Business Valuation


  • Learn about the different types of valuation methods and approaches
  • Understand the big driver in business valuations of private companies (hint: it’s about risk)
  • Business valuation is complex and thus, there is no “one size fits all” answer to many assignments and questions
  • Understand that different purposes for business valuation require different approaches and strategies in order to be accurate

What is business valuation?

Business valuation is exactly what it sounds like – the process of valuing a business.  In most cases, this refers to private businesses.  An entire profession has been developed in the last 40 years to focus on the blend of art and science required to value a business.

How does business valuation work?

Business valuation works by assessing the risk in a particular business and examining the entire business model.  In most instances, the foundation of a valuation will be the financials of the business and how much income, EBITDA (earnings before interest, taxes, depreciation, and amortization), or cash flow it produces.  Because a business is viewed as an investment (just like an investment in IBM stock), the financial performance and risk in the business are the cornerstones to a solid business valuation estimate.

Why is business valuation important?

Business valuation is important for a variety of reasons.  First, it may be required in a legal proceeding (such as divorce or litigation).  Second, valuation is important because it helps the business owner understand where / how the company is doing.  Because relying on revenue or increases in profitability can be somewhat misleading, business valuation is the critical measure of success.  After all, isn’t that what we pay attention to when looking at public stocks?  Business valuation for private entities can provide strategic insights and help drive plans to create more business value that are independent of driving revenue.  In essence, it is the single most important metric that private business owners should focus on.

How to calculate business valuation / How to determine what a business is worth

To calculate a business valuation, solid financial information is required; meaning, typically a balance sheet and income statement over an historic period (5 years is most common) is the best starting point.  Once this information is obtained, a series of information collection meetings or documents will help assess the risk inherent in the business then, the person performing the valuation will choose the approaches and methods that are right for the business valuation assignment.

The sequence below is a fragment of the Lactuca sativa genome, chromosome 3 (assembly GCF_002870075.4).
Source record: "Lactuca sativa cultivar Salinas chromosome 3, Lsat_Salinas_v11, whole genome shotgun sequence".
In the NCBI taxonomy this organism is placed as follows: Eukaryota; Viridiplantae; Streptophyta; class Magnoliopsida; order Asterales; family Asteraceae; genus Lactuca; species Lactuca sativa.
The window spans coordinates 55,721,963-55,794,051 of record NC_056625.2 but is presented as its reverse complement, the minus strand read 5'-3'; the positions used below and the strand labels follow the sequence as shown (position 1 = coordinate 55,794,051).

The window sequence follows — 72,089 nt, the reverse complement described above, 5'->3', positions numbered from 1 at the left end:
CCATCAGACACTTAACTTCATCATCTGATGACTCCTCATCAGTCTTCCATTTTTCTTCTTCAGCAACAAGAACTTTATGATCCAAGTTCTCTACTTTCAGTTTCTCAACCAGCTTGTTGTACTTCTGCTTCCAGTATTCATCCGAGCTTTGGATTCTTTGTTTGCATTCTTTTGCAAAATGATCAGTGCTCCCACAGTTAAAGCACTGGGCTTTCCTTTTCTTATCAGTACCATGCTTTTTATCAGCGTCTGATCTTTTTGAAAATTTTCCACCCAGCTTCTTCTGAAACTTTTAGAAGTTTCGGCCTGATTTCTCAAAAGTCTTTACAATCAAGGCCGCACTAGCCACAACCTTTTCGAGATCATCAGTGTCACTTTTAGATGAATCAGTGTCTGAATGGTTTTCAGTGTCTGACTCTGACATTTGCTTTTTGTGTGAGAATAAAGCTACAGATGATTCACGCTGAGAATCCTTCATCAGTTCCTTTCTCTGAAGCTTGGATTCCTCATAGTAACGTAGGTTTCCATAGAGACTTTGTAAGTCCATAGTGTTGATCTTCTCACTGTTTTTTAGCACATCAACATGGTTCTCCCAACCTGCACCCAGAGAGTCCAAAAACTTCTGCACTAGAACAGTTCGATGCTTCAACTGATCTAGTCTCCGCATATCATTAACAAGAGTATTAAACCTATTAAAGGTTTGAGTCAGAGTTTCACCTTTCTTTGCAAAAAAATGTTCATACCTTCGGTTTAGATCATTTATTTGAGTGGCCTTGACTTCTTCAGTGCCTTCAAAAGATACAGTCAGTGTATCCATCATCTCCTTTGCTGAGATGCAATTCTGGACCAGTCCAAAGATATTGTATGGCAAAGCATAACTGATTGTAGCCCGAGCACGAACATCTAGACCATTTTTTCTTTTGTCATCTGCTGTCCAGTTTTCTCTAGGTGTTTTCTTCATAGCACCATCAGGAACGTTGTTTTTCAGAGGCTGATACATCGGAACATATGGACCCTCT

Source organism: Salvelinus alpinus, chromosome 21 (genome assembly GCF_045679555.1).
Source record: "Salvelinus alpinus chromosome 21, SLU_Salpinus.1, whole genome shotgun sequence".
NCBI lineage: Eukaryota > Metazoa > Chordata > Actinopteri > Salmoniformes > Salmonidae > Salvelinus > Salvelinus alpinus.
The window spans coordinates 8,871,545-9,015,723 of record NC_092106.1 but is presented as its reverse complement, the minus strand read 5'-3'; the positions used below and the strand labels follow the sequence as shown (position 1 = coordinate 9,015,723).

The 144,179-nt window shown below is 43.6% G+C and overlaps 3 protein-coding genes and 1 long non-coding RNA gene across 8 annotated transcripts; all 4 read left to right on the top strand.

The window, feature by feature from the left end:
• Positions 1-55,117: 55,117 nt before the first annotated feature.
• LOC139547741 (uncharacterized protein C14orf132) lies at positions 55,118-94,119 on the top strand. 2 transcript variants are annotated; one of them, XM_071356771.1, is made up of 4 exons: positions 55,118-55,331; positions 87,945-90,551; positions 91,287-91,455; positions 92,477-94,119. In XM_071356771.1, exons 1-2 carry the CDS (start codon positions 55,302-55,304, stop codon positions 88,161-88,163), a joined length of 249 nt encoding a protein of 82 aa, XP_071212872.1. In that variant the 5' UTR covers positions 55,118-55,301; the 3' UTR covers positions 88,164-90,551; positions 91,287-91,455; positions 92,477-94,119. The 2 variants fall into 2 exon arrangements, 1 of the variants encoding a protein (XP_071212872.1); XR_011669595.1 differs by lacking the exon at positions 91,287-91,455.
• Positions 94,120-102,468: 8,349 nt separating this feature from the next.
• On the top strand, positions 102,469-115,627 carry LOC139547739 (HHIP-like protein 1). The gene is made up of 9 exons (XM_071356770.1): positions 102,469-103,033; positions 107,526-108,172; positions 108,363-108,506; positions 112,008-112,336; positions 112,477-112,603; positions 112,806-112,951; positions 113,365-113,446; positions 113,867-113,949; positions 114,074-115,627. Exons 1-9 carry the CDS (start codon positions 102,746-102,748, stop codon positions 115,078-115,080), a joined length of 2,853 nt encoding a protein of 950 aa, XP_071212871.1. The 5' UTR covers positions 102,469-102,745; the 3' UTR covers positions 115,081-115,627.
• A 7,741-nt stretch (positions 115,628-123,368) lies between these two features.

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Business valuation methods and approaches

Just like in real estate valuations, there are three primary approaches in business valuation: the asset approach, the market approach, and the income approach. The business valuation methods (they are more accurately framed as approaches) are the cornerstone of the business valuation profession. Within each of these approaches, there are several methods that are used to arrive at business value. 

The asset approach estimates the value of the business using both the tangible and intangible assets of the business.  The market approach uses comparable transactions, if appropriate and available, to estimate value based on actual deals that have been done in the market while the income approach uses either a capitalization of earnings or a discounted cash flow method. In a business valuation assignment, a valuation professional must use the approaches and business valuation methods that are most appropriate to the assignment. For example, it would be more appropriate to use an asset approach when valuing a heavy civil construction company that has a lot of new equipment and is not cash flowing particularly well, than it would be to use the same approach to value an accounting firm that has very little in the way of fixed or hard assets.  Often, the valuation professional will use a combination of approaches and methods that are appropriate for the company as well as the purpose of the valuation.

Business valuation calculators – Can I use a business valuation calculator for my business?

The answer, like many answers to complicated questions is, well, complicated.  For certain types of valuations, business owners will want to get a formal valuation done by an individual credentialed in business valuation.  Often times, these more complicated forms of valuation include valuations for estate planning, buying or selling shares in a private entity between partners (especially when contentious), divorce proceedings where a business owner is one of the individuals involved, or other types of litigation.  Because value is truly in the eye of the beholder, the valuation is driven by any number of factors.  Really, what it comes down to, is what is the risk in a particular business?  Because of the numerous variables that must be considered in performing a business valuation, business valuation calculators are severely limited in their ability to capture these variabilities.